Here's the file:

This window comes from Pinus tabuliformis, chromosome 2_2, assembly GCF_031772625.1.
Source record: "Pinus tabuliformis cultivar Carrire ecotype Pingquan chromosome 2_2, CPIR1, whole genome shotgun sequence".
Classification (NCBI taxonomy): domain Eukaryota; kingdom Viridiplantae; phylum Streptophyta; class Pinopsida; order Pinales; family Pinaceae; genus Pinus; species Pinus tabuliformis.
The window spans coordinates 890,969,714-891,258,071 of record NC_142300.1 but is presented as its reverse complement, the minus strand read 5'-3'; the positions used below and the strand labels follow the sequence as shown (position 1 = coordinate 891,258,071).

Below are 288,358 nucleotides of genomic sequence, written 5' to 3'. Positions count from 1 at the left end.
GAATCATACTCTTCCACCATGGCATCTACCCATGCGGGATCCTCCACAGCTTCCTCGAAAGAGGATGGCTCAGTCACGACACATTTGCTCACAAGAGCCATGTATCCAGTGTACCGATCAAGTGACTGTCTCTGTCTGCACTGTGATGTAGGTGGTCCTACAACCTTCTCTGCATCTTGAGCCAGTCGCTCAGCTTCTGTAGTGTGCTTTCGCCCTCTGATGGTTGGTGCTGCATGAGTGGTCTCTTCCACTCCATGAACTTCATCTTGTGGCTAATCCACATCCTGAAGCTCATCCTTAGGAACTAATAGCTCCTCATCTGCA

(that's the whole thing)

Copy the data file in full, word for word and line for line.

This window comes from Pinus tabuliformis, chromosome 2_2, assembly GCF_031772625.1.
Source record: "Pinus tabuliformis cultivar Carrire ecotype Pingquan chromosome 2_2, CPIR1, whole genome shotgun sequence".
Classification (NCBI taxonomy): domain Eukaryota; kingdom Viridiplantae; phylum Streptophyta; class Pinopsida; order Pinales; family Pinaceae; genus Pinus; species Pinus tabuliformis.
The window spans coordinates 890,969,714-891,258,071 of record NC_142300.1 but is presented as its reverse complement, the minus strand read 5'-3'; the positions used below and the strand labels follow the sequence as shown (position 1 = coordinate 891,258,071).

Below are 288,358 nucleotides of genomic sequence, written 5' to 3'. Positions count from 1 at the left end.
GAATCATACTCTTCCACCATGGCATCTACCCATGCGGGATCCTCCACAGCTTCCTCGAAAGAGGATGGCTCAGTCACGACACATTTGCTCACAAGAGCCATGTATCCAGTGTACCGATCAAGTGACTGTCTCTGTCTGCACTGTGATGTAGGTGGTCCTACAACCTTCTCTGCATCTTGAGCCAGTCGCTCAGCTTCTGTAGTGTGCTTTCGCCCTCTGATGGTTGGTGCTGCATGAGTGGTCTCTTCCACTCCATGAACTTCATCTTGTGGCTAATCCACATCCTGAAGCTCATCCTTAGGAACTAATAGCTCCTCATCTGCA